For people who struggle with heroin or prescription opioid addiction, there are only a few Food and Drug Administration (FDA)-approved medication categories. These are the categories and the products they include:
- Methadone, which includes Dolophine tablets and Methadose oral concentrate.
- Naltrexone, which includes Vivitrol injections.
- Buprenorphine, which includes Bunavail, Zubsolv, Suboxone, Subutex, Probuphine, Sublocade and Cassipa.
- Naloxone, which quickly reverses the effects of opioids to prevent death from an overdose.
Buprenorphine is one of the most common categories and offers a variety of administration routes. For example, there are sublingual and buccal products, subdermal implants, injections and tablets. Naloxone is also a component of some buprenorphine-based medications.
The FDA stated that these medications are safe when professionals administer them along with proper psychological support. Also, the FDA recommends that professionals explain all options to patients to help them find the right medication for their needs. Since there is no maximum recommended duration for administration, professionals can use them in MAT even after patients leave rehab.
Heroin and prescription opioids are full agonists, which means that they bind to receptors and produce full effects. Many of the medications in MAT are opioid antagonists. They block the effects of opioids. Some are also partial agonists, meaning that they only produce a partial effect that is similar to an agonist’s effects. For example, buprenorphine is a partial agonist. Therapy with opioid antagonists or partial agonists helps reduce withdrawal symptoms and cravings. These benefits make them useful in inpatient and long-term MAT plans.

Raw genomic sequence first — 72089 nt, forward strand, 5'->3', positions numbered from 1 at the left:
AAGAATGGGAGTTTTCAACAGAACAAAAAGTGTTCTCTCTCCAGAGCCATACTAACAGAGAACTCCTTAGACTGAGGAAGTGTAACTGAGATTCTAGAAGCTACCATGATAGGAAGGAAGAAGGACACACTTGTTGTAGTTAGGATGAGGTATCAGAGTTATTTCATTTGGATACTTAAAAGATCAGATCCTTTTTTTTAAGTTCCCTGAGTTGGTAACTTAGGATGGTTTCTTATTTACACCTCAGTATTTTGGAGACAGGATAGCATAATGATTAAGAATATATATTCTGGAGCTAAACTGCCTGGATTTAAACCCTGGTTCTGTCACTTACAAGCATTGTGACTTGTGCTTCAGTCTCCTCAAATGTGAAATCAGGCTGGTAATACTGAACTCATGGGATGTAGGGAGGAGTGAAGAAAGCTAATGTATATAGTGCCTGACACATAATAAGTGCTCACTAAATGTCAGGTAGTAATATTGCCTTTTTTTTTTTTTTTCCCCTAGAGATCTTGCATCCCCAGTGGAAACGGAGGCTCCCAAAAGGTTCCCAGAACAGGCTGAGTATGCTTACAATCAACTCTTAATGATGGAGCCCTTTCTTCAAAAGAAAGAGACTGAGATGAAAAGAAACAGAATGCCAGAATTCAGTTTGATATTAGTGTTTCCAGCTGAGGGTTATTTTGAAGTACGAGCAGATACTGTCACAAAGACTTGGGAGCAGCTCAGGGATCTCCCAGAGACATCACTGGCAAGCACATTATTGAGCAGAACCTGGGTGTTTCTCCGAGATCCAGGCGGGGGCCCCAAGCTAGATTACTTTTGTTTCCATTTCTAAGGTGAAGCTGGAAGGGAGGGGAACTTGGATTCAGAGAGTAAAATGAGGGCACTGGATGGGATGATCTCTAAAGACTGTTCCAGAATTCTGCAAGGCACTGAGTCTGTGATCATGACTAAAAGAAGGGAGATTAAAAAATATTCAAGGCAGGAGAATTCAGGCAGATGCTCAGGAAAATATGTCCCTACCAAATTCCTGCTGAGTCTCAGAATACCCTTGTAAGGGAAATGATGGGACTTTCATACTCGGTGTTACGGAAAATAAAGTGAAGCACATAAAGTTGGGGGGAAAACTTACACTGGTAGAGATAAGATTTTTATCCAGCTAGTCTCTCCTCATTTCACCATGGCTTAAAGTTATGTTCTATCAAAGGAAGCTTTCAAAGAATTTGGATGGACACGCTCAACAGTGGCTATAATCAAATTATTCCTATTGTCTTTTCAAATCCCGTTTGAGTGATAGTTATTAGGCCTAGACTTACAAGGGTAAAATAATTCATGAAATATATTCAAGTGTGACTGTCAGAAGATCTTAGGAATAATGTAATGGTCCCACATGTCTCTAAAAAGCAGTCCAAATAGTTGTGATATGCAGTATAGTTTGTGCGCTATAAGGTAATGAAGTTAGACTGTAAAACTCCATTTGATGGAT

Medications for Alcohol Addiction Treatment
Medications for alcohol addiction treatment can help prevent cravings or make alcohol consumption unpleasant. There are three main medications that professionals use:
Acamprosate is a substance that helps reduce cravings. However, it cannot prevent withdrawal symptoms if people continue drinking. People start taking it about the fifth day of abstinence, and it usually reaches its full effectiveness by the eighth day of use.
Disulfiram is an effective deterrent. It creates unpleasant side effects when people consume alcohol after taking it. Also, it creates the same effects if people take it while they are already intoxicated. Since the effects are lasting, it works well for supporting recovery.
Also used for opiate addiction treatment, naltrexone acts on the brain to block euphoric effects. In people with alcohol abuse disorder, this boosts motivation to reduce alcohol use, avoid relapse and stay in recovery.
Medications for Benzodiazepine Addiction Treatment
Xanax (alprazolam) is one of the most commonly abused benzodiazepines. There are two complicating factors with this type of substance abuse. First, people develop a tolerance to it. Second, the substance does not have long-lasting effects. It’s easy for people to take larger doses than they should at more frequent intervals.
Professionals often use a tapering-off method for MAT, which involves switching to a longer-acting benzo. Because of this, benzo detox takes considerably longer than a detox for other types of drugs. Physicians may prescribe other types of medications for anxiety or depression for people who use benzodiazepines for a mental health condition at the time they seek treatment.